While there are thousands of Christmas movies, Thanksgiving is often overlooked on film. In fact, many Thanksgiving films are even mistaken for Christmas movies.
Just look at this cover art for Planes, Trains and Automobiles.
It makes sense considering both holidays share many similarities, from the focus on family to the same time of year. And just like with Christmas, there’s nothing like a good Thanksgiving movie to really get you into the holiday spirit. Whether you're getting dinner ready or winding down after the big feast, it’s amazing how the right film can put you in just the right mood. Fortunately, there are still plenty of feel-good Thanksgiving films out there for you to choose from. Here are a few that will leave you feeling warm, fuzzy, and ready for the holiday season.
Planes, Trains and Automobiles (1987)
Even the Elf Squad agrees: holiday travel is an absolute nightmare. But it’s a lot harder if you can’t find reasons to laugh or ways to help each other out. And that’s the basis for John Hughes’ 1987 seminal comedy, Planes, Trains, and Automobiles, starring Steve Martin and the late John Candy. No list of Thanksgiving films would be complete without this absolute classic comedy on it.
Ad executive Neal Page is heading home to Chicago for Thanksgiving, when a sudden snowstorm reroutes his flight to Kansas City. An already bad situation gets worse when he’s forced to bunk with a friendly but annoying salesman, Del Griffith. While going through one mishap after another, both men realize that they have to work together in order to get back home. And who knows… in the midst of all this chaos, a very unlikely friendship just might form.
You’ve Got Mail (1998)
It’s not your typical Thanksgiving movie, this one features an autumn setting and several key scenes on or just before Turkey Day. Based on the 1937 Hungarian play, Parfumerie by Miklos Laszlo, You’ve Got Mail continues to be a favorite for rom-com fans today. Here, Tom Hanks and Meg Ryan reunite on screen for the third time, with Norah Ephron serving as writer and director.
Joe Fox and Kathleen Kelly are rival bookstore owners — he owns a chain of megastores while she runs her mom’s independent shop. What these two don’t know is that they’re in an online relationship… with each other. And it’s all thanks to a mutual decision to remain anonymous. For months, Joe and Kathleen clash in person while growing closer through emails and chat rooms. But how will they react when they each discover their real identities?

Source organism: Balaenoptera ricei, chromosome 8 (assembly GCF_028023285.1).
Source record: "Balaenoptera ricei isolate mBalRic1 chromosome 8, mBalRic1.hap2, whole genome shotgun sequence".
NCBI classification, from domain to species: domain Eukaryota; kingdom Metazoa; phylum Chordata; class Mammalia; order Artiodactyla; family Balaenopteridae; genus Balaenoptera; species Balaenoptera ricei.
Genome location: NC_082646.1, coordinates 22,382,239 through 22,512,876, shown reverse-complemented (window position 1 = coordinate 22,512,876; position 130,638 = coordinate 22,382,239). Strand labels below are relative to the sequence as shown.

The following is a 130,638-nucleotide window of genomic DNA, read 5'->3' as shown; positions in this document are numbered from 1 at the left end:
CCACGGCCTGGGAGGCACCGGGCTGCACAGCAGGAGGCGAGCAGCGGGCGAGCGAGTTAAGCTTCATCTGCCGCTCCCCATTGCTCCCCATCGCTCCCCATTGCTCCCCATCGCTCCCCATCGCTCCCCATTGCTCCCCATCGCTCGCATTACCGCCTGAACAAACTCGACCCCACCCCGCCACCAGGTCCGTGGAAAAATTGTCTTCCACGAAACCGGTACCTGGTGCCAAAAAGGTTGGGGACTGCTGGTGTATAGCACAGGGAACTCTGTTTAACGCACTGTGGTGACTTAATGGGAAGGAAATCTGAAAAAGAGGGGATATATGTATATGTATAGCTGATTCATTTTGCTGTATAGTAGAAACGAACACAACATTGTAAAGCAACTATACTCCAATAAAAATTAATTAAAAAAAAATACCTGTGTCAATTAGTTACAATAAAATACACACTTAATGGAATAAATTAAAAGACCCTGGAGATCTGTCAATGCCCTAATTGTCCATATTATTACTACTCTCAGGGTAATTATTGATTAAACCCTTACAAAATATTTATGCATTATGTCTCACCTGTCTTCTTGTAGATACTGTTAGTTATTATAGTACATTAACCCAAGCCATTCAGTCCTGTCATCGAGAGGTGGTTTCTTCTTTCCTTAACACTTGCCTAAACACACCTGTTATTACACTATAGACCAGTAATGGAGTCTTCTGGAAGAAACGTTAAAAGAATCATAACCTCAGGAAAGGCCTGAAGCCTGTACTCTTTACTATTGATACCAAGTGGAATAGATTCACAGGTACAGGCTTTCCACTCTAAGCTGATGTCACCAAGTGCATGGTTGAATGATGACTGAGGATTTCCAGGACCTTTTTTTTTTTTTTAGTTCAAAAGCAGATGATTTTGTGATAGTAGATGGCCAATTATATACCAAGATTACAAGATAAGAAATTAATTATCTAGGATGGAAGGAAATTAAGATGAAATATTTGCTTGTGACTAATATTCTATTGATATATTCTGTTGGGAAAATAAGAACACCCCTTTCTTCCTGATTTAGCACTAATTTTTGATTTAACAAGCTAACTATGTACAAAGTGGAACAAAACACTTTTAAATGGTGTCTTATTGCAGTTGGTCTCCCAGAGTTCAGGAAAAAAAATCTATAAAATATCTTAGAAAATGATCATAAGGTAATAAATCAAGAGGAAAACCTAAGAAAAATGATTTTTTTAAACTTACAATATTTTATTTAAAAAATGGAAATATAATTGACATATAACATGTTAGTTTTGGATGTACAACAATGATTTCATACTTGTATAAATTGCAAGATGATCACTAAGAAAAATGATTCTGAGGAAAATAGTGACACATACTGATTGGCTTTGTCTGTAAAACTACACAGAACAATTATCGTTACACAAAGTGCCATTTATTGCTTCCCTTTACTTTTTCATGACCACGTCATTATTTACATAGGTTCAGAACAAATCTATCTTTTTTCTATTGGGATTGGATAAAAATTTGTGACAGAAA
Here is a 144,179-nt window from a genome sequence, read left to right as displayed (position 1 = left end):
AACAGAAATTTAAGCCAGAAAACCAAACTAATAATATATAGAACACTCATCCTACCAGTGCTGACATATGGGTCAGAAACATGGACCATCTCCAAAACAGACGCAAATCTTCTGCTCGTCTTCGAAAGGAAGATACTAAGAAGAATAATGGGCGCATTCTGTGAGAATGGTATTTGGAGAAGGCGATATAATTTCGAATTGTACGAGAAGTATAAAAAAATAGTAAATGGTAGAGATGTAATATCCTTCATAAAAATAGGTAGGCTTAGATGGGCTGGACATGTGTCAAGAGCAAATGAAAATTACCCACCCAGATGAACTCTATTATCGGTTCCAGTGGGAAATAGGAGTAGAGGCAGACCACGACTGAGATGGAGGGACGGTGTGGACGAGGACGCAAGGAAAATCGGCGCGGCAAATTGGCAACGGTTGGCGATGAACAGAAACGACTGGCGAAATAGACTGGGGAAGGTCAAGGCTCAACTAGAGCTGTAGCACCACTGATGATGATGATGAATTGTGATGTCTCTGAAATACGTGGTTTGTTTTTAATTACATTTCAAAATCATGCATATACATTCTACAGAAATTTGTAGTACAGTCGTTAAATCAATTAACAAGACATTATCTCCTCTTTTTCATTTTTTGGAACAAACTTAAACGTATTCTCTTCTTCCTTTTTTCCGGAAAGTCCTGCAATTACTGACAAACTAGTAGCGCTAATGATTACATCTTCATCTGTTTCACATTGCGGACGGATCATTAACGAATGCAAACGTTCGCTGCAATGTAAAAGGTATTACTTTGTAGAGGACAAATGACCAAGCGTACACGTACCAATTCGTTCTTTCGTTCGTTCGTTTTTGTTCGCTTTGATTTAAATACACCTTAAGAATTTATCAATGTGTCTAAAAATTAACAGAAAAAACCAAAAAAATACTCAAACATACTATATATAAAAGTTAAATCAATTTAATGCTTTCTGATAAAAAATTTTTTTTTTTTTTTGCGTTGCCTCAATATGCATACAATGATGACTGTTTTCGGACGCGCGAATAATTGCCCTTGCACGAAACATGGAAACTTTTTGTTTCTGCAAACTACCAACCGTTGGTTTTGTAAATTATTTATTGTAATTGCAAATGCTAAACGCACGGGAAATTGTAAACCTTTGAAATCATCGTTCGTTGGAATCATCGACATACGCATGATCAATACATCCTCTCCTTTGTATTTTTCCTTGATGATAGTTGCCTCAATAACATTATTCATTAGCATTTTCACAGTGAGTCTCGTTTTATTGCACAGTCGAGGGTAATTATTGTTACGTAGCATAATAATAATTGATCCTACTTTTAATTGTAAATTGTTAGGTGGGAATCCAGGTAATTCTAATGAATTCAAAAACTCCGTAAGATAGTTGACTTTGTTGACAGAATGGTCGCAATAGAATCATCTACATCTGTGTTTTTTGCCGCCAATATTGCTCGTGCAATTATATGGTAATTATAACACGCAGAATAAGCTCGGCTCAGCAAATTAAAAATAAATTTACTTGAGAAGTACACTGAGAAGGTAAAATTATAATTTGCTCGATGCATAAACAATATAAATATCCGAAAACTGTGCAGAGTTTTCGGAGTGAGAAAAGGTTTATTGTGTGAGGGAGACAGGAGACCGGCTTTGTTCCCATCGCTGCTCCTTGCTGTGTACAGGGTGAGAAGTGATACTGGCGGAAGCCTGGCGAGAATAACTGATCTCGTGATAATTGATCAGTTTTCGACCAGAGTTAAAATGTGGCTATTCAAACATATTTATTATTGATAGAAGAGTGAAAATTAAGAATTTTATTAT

Scent of a Woman (1992)
Our next film is also an unlikely holiday favorite… at least at first. After all, Scent of a Woman is best known for two things — its memorable tango scene and Al Pacino’s Oscar win for Best Actor. But when you really watch it, you’ll find that its Thanksgiving setting is a perfect backdrop for a surprisingly tender story.
To earn money for a Christmas trip back home, college student Charlie needs a job over Thanksgiving break. He agrees to look after an older man named Frank, a blin, retired army lieutenant with a horrible temper and plans of his own for the holidays. What should have been a lowkey weekend goes sideways when Frank takes Charlie on a chaotic trip to New York City. Yet, in the end, their time together becomes more meaningful for both men than they first realized.
Home for the Holidays (1995)
Our busy schedules and long-distance moves often make the holidays the one time of year that we can see our families. But for some — like Claudia in Home for the Holidays — these trips remind you why you left in the first place. Jodie Foster directs an ensemble cast — starring Holly Hunter, Robert Downey Jr., and Dylan McDermot — that showcases all the highs and lows of family gatherings.
Things aren’t going well for single mom Claudia Larson — she’s lost her job, kissed her former boss, and her daughter is spending the holidays with her boyfriend. With nothing else to do, she reluctantly flies to Chicago to be with her very dysfunctional family for Thanksgiving. As expected, she gets tired of her overbearing parents, insufferable sister, and eccentric aunt very fast. But when she meets her brother’s handsome friend, Leo, it seems like things won’t be so bad after all this year.
What’s Cooking (2000)
Have you ever wondered what your neighbors or friends do for Thanksgiving every year? Our last entry introduces you to four nuclear families, each with a different cultural background — African American, Jewish, Latino, and Vietnamese. With this kind of variety, you might even see your own celebration as you sit down to watch What’s Cooking.
Four different families are getting ready for Thanksgiving Day. Each has their own way of preparing the big feast, along with their own set of problems. The Seeligs struggle to come to terms with their adult daughter’s sexuality. The Avilas’ divorce and their daughter’s new boyfriend make things extra tense this year. The Williams contend with a meddling mother-in-law, conservative guests, and some ugly secrets. And the Nguyens experience culture clashes with their Americanized children.
BONUS PICK: ADDAM'S FAMILY VALUES
Addam's Family Values is not a Thanksgiving movie. In fact, a large portion of the film takes place at a summer camp. It is there where one of the most iconic Thanksgiving scenes takes place. The campers put on a play about the first Thanksgiving and chaos ensues. Why is a summer camp performing a Thanksgiving play? We have absolutely no idea, but it is absolutely perfect and enough to earn an honorary mention on this list. Plus, the overall loving family dynamic does fit the theme of the holiday!